Daily Reflection
August 7th, 2005

Larry Gillick, S.J.

Deglman Center for Ignatian Spirituality
Click here for a photo of and information on this writer.

Nineteenth Sunday in Ordinary Time
1 Kings 19:9a, 11-13a
Psalm 85:9, 10, 11-12, 13-14
Romans 9:1-5
Matthew 14:22-33


We pray with consequences of last-weekend’s liturgical readings. There was a miraculous feeding of many with apparently little. As we make our individual and communal ways toward this weekend’s celebration, we are invited to consider what believing in what we hear costs. Listening to God’s soft and gentle voice can make much of what seems little in us.

We pray to hear and not be frightened by the direct address God sends to each of us and our church. We pray for that sense which can distinguish between God’s word and our fears and doubts. We have to pray to see if we really want to listen to the call or pretend God does not do anything such as invite, challenge, and or encourage. Listening is dangerous, because of what we might hear; we pray for trust.


The story of how Elijah gets to the “cave” in today’s First Reading is important to our fuller understanding of the spirit of today’s liturgy. Elijah, as God’s prophet, has been saying some hard-to-hear things to the king. As a result many prophets have been killed and the threat has been made to kill Elijah as well. Elijah flees the area and on his journey lies down to rest. He ponders his condition and prays to God that he might die. He falls asleep, but an angel wakes him and provides food and drink for his continuing the journey to Mount Horeb.

Elijah reaches this “Mountain of God” and this is where we find him at the beginning of our reading. He has spoken the dangerous word of God, been rejected, made his complaints known to God, and responded to God’s personal care and call. Of course Elijah wants to stay secure in the cave, but God calls him out to listen to the rest of God’s story for him and Israel.

A strong wind blows, an earthquake happens and a fire blazes up, but Elijah does not hear from God in those usual events. Elijah does hear God’s familiar voice, but in the unusual experience of a “tiny whispering.” The wind, earthquake and fire come next in a way. What we do not hear in our reading is that God asks Elijah what he is doing there in a cave. Elijah responds that he is filled with zeal for God, because the people of Israel have abandoned God. Here comes the earthquaking experience for Elijah. “Go back,” says God and anoint new kings and prophets. This means his going back into the wind and fire of persecution. So he gets out of the comfort of the cave and rewalks into mystery.

Last week we heard how Jesus fed the crowds with a few loaves and fish. Today we hear the rest of the story. The converted fishermen, now disciples, are sent across the lake while Jesus remains behind to clean up. A strong wind begins an earthquaking experience for the boaters. Jesus comes to them walking on the water and while they are terrified, Jesus speaks in a “tiny whisper” saying, “Take courage, it is I; do not be afraid.” While it is still storming, Peter shouts that if it is Jesus, He should call to him to get out of the security of the boat and walk. So Jesus does, and Peter does, for a while. Peter is saved by the hand of Jesus when he experiences doubts and a sinking feeling of fear.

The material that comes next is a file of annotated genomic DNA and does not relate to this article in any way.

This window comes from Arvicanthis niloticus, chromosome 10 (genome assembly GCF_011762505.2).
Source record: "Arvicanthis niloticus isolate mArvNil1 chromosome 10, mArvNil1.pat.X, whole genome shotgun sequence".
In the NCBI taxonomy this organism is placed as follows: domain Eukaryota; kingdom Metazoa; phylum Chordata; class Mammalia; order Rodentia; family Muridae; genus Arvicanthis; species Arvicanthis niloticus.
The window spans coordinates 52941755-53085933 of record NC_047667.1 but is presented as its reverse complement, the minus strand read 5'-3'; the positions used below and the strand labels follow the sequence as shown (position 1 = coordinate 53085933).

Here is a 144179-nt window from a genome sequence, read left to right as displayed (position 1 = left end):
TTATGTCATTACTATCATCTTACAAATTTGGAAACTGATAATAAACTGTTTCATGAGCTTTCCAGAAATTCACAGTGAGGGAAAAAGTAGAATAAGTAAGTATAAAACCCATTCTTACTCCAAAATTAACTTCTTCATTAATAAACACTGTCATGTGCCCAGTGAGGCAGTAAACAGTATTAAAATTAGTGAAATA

As they climb back into the boat Jesus asks Peter why he doubted; Peter does not answer, he’s still shaking. The wind and storm die down and the disciples again acknowledge Jesus to be the “son of God.” The feeding, the sending, the finding all lead to a statement of faith even though there were experiences of doubt and fear.

Elijah and Peter, you and I, are both comforted and then missioned from the secure to the mysterious. We may come to the “cave” of our personal prayer or the “cave” of the church assembled for the Eucharist, but eventually we hear the voice of God asking, “What are you doing here?” Our answers differ, but God’s word remains the same: “Go back.” The disciples and Elijah went back into the strong winds of mystery and the insecure. His walking, their rowing, our going, were and are accompanied by God’s stretching out toward us and saying, “Take courage; it is I.”

Why did Elijah want to quit? Why did Peter lose faith? Obviously, they were afraid of losing their lives. Faith implies doubts and fears. Peter’s terror sets up a situation for Jesus to prove His fidelity.

Elijah is fed for the journey. The crowd and disciples are nourished with the bread and fish from the hands of Jesus and they are sent, or better said, distributed like the bread and fish. What are we doing at the Eucharistic Cave? We come from our individual lives to be found again, sheltered, comforted, nourished, reminded, renamed, and then re-missioned to distribute our lives offered to this world from His hands. Not all the earthquakings, heart-quakings are behind us. There are waves and winds, fires of all kinds and we who receive Him into our boats are invited to keep rowing, keep going to bring His calm to the storms of our individual worlds.

“The bread that I shall give is my flesh for the life of the world, says the Lord.”
John 6, 52

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